Current Issue - September/October 2020 - Vol 23 Issue 5


  1. 2020;23;E429-E440A Burden and Prevalence Analysis of Chronic Pain by Distinct Case Definitions among Active Duty U.S. Military Service Members, 2018
    Cross-Sectional Analysis
    Hunter Jackson Smith, MD, Stephen B. Taubman, PhD, and Leslie L. Clark, PhD.

BACKGROUND: Chronic pain is a growing problem in the military, and the methods by which we have to perform epidemiologic surveillance are insufficient. It represents both a public health and military readiness concern, as those who suffer from it experience adverse impacts on work productivity, physiological health, and quality of life.

OBJECTIVES: This study was designed to assess the prevalence of chronic pain among active component military service members utilizing 2 distinct, published case definitions. It sought to describe the demographics and military characteristics of those receiving chronic pain diagnoses. The study also aimed to provide improved granularity regarding military chronic pain patients’ pain severity and its impacts on their job performance.

STUDY DESIGN: Cross-sectional analysis for 2018.

SETTING: This analysis utilized data available from the Defense Medical Surveillance System, a database containing longitudinal data on service members.

METHODS: Patients: The surveillance population consisted of all active component service members from the U.S. Army, Navy, Air Force, and Marines of all grades serving at any point during the surveillance period of January 1, 2018 through December 31, 2018.

MEASUREMENT: Diagnoses were ascertained from the administrative records of all medical encounters of individuals who received care through the Military Health System or civilian referrals. Data from patients’ Periodic Health Assessment (PHA) encounters were also utilized to derive more granular data regarding their experiences of pain.

RESULTS: Case Definition 1, more specific for identifying chronic pain, identified a more severe subset of chronic pain patients when compared against Case Definition 2, a more comprehensive method for identifying potential chronic pain patients. Case Definition 1 found a higher prevalence of impactful pain (CD1: 36.7% vs. CD2: 23.5%), and Case Definition 1 patients are more likely to be on limited duty and require treatment related to their pain. Several demographic groups were also found to be at increased risk of chronic pain diagnosis, including women, black non-Hispanic, Army, older age, and enlisted.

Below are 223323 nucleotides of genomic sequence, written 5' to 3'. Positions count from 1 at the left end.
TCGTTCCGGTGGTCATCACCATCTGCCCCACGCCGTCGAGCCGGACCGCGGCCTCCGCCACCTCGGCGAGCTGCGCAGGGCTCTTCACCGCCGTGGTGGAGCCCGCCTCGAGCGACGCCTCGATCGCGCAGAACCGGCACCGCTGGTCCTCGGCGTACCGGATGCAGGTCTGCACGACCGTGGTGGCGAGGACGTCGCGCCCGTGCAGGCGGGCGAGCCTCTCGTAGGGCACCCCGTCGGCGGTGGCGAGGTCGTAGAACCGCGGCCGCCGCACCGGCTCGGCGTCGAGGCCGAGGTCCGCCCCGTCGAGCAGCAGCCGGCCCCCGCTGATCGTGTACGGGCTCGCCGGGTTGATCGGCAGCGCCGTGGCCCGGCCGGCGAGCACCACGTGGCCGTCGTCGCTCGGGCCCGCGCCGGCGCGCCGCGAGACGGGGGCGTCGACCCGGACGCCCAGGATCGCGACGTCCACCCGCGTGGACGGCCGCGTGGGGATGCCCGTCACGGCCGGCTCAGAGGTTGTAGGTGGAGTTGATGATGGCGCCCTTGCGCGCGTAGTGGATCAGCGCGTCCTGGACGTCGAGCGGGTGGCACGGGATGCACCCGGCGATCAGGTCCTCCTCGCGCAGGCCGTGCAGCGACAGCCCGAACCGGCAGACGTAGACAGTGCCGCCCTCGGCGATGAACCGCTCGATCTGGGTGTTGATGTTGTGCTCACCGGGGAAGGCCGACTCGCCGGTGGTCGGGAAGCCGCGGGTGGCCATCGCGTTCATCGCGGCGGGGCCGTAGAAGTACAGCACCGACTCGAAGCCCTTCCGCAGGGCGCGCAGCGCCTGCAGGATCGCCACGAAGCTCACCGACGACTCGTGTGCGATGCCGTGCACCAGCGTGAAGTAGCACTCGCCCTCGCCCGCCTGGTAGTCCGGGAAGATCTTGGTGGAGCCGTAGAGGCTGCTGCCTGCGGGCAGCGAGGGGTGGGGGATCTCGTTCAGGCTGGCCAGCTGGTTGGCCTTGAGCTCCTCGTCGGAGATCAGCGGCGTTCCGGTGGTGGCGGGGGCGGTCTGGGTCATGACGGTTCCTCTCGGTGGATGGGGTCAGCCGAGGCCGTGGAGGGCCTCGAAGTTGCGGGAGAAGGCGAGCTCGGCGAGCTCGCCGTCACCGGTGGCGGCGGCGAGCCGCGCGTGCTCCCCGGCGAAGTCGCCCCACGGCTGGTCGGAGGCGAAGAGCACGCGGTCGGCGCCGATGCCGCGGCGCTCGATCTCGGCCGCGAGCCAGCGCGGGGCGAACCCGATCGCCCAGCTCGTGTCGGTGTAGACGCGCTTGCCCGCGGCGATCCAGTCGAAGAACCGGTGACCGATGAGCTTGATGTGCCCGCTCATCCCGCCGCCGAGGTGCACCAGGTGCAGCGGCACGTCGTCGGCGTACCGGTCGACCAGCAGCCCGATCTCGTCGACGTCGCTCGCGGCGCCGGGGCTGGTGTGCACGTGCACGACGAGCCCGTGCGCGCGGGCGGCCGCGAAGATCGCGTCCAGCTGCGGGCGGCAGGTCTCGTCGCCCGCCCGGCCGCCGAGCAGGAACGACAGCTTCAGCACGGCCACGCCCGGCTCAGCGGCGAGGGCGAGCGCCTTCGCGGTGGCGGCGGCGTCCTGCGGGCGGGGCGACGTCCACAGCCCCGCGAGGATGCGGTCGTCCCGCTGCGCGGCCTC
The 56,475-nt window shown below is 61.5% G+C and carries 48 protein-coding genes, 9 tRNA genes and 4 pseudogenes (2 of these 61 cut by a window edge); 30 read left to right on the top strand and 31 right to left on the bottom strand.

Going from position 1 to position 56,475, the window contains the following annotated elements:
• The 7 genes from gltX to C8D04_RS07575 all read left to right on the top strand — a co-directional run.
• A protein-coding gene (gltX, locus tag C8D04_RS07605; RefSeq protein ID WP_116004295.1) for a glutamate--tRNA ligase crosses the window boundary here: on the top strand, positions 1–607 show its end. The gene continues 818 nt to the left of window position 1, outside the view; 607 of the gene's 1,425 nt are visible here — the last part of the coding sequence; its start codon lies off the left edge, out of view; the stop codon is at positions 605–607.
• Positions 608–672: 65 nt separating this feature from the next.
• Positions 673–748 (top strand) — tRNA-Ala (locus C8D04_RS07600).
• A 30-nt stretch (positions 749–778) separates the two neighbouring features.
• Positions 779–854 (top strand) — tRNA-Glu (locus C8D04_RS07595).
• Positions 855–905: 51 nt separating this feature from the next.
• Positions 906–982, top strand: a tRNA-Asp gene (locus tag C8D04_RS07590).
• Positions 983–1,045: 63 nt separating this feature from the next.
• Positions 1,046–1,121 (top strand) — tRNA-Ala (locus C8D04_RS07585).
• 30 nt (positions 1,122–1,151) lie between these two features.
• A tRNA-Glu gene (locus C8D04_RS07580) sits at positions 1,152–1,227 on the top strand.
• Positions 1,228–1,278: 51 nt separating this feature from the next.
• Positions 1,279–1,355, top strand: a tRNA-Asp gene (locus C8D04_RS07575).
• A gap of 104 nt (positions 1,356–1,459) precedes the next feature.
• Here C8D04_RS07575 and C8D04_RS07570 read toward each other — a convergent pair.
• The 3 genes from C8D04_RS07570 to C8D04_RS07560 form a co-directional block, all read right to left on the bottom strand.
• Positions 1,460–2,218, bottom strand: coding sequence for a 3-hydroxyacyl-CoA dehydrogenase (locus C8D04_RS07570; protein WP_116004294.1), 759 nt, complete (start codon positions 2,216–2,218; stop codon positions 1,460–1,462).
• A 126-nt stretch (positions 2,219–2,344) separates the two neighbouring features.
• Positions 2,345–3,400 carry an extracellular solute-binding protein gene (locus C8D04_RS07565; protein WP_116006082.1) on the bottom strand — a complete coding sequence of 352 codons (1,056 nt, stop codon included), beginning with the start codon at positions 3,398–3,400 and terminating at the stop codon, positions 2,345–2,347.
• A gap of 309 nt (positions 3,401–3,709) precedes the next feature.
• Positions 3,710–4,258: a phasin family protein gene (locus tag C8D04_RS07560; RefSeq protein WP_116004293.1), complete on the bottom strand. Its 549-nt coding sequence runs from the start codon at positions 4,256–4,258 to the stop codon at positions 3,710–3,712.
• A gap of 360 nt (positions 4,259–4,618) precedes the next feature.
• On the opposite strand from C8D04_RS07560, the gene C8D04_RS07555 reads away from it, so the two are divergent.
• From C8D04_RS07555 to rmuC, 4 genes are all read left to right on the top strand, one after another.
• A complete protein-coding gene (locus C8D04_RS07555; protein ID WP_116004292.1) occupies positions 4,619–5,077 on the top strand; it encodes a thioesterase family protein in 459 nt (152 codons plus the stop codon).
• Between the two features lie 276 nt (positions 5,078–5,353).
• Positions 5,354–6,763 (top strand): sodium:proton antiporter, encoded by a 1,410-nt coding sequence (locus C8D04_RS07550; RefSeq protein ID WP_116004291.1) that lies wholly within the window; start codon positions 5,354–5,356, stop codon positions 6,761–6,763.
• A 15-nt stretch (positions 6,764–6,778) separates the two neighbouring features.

LIMITATIONS: First, in utilizing administrative data, this allows for the possibility of misclassification bias. Second, some deployment data still used ICD-9 coding even in 2018, resulting in a minor underestimation by approximately 30 patients and approximately 60 encounters. Third, the prevalence estimates for the demographics were not adjusted for potential confounders.

CONCLUSIONS: Chronic pain has been difficult to define via administrative and screening data, and as such its burden and prevalence estimates can vary considerably depending on which case definition is used. This is of particular importance in the U.S. military, as these estimates can significantly impact our calculations for force readiness and the protection of our national security. To our knowledge, this study is the first of its kind to examine chronic pain across the entirety of the U.S. armed forces and to utilize granular, annually collected PHA data in this way. The results of this exploratory analysis could be used as a template to better characterize the burden of chronic pain from a population-based perspective and monitor the effectiveness of pain management strategies.

KEY WORDS: Chronic pain, military, case definition, surveillance, epidemiology